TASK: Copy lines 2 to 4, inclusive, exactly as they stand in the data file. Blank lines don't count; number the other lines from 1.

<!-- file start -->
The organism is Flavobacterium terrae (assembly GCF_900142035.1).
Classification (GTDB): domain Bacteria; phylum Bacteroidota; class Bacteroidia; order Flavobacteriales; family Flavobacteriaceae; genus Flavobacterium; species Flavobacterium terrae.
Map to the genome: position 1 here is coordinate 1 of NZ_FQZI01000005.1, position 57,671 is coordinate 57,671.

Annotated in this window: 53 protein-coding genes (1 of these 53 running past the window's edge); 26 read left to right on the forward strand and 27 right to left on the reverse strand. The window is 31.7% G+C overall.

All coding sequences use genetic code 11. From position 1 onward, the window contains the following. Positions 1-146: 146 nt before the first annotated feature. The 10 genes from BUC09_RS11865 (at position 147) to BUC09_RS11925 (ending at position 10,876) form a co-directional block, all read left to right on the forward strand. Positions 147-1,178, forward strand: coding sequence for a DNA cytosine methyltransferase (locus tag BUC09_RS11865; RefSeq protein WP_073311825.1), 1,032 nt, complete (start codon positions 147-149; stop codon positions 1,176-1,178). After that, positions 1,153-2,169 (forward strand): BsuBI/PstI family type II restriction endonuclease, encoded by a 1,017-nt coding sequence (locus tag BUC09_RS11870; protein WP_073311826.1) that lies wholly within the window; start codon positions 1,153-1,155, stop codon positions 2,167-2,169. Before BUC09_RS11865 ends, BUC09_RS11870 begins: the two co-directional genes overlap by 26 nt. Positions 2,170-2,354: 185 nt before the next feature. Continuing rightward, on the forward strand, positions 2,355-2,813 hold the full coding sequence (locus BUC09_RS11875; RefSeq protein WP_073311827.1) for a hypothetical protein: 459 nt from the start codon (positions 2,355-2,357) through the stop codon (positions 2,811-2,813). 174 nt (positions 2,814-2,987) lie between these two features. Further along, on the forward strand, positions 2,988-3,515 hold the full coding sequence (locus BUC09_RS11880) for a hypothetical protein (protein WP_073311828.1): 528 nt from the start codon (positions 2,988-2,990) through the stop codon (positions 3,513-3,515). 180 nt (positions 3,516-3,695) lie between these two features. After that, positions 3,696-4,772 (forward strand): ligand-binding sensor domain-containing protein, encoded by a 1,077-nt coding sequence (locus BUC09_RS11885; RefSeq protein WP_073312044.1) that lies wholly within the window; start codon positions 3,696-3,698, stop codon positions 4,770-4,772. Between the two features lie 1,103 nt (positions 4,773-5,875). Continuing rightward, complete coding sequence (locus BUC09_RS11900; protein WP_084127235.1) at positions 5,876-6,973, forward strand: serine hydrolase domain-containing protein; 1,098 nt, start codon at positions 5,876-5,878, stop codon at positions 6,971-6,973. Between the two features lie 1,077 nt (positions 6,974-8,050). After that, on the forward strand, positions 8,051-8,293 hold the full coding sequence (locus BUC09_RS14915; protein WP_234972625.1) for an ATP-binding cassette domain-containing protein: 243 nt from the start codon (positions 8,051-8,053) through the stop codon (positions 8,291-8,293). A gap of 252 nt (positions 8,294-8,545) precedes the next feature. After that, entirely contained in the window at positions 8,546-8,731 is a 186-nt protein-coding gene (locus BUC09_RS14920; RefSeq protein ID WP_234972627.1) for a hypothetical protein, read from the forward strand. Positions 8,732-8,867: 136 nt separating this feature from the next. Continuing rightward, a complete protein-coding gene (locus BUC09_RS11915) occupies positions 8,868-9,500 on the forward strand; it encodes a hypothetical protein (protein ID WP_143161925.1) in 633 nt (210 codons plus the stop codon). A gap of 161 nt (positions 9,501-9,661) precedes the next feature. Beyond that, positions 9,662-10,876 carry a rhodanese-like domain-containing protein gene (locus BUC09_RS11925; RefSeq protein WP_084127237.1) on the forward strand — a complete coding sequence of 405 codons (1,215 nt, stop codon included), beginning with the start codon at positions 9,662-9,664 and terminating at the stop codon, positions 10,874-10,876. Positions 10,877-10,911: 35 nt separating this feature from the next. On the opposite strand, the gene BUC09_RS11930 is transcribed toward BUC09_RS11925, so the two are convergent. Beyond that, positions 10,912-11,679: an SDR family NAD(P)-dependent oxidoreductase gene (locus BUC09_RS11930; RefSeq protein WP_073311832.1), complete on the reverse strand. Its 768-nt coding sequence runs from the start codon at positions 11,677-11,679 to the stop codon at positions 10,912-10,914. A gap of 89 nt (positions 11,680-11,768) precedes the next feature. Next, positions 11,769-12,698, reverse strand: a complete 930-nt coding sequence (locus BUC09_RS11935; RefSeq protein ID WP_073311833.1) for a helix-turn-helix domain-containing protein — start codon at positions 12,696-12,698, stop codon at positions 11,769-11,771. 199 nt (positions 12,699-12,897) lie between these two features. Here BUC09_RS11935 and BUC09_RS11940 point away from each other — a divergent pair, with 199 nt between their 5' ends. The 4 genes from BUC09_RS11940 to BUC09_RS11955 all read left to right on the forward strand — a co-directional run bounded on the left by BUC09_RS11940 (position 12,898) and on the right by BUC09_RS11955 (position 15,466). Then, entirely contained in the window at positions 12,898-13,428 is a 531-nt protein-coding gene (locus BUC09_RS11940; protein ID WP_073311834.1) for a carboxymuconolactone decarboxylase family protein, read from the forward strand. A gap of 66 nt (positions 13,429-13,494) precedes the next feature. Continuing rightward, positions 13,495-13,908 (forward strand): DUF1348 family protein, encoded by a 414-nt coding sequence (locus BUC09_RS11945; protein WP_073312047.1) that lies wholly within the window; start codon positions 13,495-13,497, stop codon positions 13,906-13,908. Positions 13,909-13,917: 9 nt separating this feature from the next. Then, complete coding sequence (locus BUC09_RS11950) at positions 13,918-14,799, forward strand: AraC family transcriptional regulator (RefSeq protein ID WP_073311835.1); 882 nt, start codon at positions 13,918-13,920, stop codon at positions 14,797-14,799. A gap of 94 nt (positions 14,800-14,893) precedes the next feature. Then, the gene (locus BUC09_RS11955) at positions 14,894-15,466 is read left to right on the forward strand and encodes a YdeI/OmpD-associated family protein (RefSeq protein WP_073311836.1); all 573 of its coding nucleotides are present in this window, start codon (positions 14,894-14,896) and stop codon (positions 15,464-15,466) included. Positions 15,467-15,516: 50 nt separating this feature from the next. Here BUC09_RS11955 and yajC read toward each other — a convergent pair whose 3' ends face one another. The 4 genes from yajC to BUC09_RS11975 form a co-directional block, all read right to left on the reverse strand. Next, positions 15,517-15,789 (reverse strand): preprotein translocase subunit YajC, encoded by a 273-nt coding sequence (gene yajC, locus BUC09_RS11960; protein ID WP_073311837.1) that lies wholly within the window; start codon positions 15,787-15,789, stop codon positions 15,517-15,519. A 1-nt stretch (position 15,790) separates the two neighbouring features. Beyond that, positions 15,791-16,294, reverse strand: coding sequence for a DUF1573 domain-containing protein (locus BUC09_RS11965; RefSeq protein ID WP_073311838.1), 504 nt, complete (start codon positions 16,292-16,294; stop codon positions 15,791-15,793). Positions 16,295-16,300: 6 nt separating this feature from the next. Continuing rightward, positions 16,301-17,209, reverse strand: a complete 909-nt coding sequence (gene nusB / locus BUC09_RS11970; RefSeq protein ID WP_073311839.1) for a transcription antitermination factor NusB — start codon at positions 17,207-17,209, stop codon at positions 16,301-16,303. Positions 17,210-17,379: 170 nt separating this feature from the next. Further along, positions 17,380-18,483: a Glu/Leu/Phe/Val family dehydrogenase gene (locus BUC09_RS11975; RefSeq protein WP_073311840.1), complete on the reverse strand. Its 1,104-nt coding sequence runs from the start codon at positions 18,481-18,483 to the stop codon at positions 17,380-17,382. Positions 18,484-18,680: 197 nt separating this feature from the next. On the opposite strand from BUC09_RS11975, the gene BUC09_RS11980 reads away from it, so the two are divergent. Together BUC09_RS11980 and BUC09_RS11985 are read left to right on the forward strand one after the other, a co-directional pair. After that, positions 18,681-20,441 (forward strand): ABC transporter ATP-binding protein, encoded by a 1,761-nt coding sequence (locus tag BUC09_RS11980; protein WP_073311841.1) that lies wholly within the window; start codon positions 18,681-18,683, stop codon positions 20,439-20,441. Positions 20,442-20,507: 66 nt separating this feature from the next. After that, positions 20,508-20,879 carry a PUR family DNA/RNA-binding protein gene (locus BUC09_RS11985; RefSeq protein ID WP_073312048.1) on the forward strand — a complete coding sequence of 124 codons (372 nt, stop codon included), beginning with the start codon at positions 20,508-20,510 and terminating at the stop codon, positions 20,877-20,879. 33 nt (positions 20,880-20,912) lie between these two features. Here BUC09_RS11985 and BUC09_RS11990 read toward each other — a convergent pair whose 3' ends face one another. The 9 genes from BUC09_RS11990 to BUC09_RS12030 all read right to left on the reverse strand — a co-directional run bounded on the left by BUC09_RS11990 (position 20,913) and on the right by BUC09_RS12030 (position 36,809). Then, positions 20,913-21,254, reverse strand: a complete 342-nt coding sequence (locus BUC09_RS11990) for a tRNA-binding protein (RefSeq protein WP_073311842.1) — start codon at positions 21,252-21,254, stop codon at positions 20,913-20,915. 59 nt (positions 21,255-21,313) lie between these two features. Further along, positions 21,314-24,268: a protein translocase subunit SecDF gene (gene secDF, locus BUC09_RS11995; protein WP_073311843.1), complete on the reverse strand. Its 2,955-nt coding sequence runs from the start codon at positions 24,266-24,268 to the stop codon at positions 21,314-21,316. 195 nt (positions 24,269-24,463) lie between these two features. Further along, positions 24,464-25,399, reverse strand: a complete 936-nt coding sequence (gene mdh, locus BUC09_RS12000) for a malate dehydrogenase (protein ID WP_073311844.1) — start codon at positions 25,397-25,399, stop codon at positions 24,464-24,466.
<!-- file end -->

Classification (GTDB): domain Bacteria; phylum Bacteroidota; class Bacteroidia; order Flavobacteriales; family Flavobacteriaceae; genus Flavobacterium; species Flavobacterium terrae.
Map to the genome: position 1 here is coordinate 1 of NZ_FQZI01000005.1, position 57,671 is coordinate 57,671.

Annotated in this window: 53 protein-coding genes (1 of these 53 running past the window's edge); 26 read left to right on the forward strand and 27 right to left on the reverse strand. The window is 31.7% G+C overall.